The U.S. Food and Drug Administration is warning consumers that a significant number of Internet pharmacies are scams and could sell counterfeit drugs that are doing more harm than good.

The agency recently launched “BeSafeRx”; a program that’s designed to inform the public about the dangers that exists about shopping online for medications. Many people look to the Internet for medications because of the convenience and savings they receive.

There are several things that are found wrong with Internet prescriptions:

- The drugs are fake
- Drugs contaminated
- They exceed their expiration date
- They have no active ingredient
- They have the wrong dosage of active ingredient
- They contain toxic chemicals like rat poison or arsenic

Any of these could be deadly to folks, leading to a rise in resistance to the actual medicine, produce new side effects or cause harmful interactions with a person’s other medications.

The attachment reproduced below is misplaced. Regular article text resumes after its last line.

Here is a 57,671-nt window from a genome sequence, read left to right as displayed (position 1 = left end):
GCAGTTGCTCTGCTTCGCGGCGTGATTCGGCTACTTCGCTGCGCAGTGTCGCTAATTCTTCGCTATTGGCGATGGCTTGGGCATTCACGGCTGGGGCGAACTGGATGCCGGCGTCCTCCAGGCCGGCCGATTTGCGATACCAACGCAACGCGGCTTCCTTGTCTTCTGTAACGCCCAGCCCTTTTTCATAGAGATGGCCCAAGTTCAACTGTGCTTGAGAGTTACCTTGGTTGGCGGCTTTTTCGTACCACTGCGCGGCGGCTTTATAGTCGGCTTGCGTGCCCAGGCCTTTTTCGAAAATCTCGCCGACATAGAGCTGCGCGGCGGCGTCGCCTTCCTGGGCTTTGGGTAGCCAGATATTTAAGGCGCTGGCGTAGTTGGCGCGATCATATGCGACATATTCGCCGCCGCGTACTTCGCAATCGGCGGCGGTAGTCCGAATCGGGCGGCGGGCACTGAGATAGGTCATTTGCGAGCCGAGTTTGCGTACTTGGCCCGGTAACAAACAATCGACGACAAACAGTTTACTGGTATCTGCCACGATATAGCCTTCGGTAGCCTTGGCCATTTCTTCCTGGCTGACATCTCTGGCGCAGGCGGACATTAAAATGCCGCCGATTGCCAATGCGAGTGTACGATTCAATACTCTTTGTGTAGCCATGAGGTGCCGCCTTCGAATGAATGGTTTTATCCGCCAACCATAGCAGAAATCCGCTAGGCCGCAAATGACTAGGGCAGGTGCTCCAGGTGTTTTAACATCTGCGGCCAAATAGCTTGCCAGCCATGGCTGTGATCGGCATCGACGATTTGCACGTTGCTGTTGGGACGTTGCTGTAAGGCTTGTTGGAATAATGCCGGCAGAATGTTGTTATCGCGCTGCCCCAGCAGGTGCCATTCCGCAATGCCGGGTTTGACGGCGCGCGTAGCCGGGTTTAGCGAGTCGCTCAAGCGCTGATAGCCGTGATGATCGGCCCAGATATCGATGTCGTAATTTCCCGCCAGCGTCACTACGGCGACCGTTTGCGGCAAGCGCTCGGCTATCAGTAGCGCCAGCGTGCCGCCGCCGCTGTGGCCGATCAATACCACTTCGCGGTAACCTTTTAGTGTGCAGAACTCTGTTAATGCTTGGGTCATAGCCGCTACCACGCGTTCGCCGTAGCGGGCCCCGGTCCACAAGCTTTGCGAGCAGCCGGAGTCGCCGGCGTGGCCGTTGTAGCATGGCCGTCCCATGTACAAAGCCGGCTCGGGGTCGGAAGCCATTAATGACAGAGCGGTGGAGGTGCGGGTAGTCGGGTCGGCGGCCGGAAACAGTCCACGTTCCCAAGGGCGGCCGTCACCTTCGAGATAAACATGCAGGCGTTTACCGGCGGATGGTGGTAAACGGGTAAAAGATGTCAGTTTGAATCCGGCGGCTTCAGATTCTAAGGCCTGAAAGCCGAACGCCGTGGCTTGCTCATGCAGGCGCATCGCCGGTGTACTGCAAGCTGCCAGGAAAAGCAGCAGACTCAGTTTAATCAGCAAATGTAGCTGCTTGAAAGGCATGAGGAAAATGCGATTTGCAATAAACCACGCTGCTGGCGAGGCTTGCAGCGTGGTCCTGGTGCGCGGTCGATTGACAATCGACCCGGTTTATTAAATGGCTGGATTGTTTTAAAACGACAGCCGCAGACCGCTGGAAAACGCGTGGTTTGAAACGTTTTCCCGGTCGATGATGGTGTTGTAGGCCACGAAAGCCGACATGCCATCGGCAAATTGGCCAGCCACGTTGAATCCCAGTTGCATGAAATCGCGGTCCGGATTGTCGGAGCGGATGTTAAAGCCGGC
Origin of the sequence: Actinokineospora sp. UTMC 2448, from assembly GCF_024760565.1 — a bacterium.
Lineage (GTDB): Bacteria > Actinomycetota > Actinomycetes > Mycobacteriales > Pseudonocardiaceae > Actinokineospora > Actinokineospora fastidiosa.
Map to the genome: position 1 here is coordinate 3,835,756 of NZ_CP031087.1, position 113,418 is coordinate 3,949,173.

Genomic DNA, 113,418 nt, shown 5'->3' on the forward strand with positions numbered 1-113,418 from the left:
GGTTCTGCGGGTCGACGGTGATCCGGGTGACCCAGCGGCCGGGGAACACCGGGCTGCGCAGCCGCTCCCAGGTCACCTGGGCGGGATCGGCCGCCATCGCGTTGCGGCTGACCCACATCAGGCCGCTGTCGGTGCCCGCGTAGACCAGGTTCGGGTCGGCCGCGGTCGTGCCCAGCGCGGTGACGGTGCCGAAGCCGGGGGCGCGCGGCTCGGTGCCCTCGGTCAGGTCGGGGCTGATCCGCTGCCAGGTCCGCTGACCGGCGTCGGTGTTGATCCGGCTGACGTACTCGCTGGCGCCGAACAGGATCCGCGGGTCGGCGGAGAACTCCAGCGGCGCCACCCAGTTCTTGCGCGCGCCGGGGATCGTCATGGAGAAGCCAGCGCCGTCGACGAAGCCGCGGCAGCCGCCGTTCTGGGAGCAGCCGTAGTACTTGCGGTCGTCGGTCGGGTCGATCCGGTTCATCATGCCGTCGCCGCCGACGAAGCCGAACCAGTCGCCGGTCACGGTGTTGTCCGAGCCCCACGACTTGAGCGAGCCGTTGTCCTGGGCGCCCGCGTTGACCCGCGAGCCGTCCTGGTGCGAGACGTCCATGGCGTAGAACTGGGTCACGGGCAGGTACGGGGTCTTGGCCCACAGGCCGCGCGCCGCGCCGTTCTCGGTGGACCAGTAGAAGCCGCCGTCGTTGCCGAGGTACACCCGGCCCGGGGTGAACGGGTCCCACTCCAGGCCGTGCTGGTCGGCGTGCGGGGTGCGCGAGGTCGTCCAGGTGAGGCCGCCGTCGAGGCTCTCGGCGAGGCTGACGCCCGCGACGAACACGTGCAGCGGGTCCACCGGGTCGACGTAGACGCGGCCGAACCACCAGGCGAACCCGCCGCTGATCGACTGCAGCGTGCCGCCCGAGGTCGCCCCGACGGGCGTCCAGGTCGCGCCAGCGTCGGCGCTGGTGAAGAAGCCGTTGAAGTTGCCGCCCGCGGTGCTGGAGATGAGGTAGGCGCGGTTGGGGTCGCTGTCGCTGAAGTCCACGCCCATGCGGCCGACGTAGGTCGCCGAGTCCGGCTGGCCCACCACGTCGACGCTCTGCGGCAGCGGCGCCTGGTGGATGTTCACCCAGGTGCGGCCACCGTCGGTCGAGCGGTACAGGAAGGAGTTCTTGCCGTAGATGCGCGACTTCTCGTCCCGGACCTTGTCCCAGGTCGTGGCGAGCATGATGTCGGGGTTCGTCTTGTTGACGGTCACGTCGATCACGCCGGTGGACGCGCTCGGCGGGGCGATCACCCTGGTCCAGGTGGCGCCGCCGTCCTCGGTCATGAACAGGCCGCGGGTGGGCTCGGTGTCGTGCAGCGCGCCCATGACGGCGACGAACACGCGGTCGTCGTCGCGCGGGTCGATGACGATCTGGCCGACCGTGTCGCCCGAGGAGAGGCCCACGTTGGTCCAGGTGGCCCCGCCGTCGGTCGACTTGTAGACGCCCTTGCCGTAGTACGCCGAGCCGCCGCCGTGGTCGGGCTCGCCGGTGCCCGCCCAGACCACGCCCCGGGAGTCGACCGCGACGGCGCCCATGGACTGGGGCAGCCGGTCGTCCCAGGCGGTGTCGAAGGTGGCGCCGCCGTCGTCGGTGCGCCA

Dr. Margaret Hamburg, FDA commissioner, said the goal is to bring awareness to the issue. She said people shouldn’t be scared to use Internet pharmacies just use the right ones. The right ones, she said, are the following:

- U.S based pharmacies
- Pharmacies licensed through the pharmacy board
- Licensed pharmacist on hand to handle questions
- Pharmacy must demand a doctor’s prescription for medication

Any Internet pharmacy that claims there’s no reason to have a prescription or that the pharmacy’s doctor can write one is in violation of the law.

According to the National Association of Boards of Pharmacy, only three percent of the thousands of Internet pharmacies actually follow federal and state laws. Based on their website, only a handful of online pharmacies are legitimate.

The FDA conducted an Internet survey, which found that the majority of consumers had no knowledge of this. It also found that one in four online shoppers purchased prescription medication through the Internet and that three in 10 didn’t think they could purchase the prescriptions in a safe manner.

The move by the FDA is in response to this year’s high-profile cases where counterfeit drugs reached American patients. The FDA, both in February and April, warned cancer clinics and doctors that they purchased fake “Avastin”, which is an expensive, injectable cancer medication. It’s been noted that the fake Avastin came from either Eastern Europe or Asia and were sold through a network of dubious wholesalers before they were sold to a number of clinics by a U.S.-claimed wholesaler.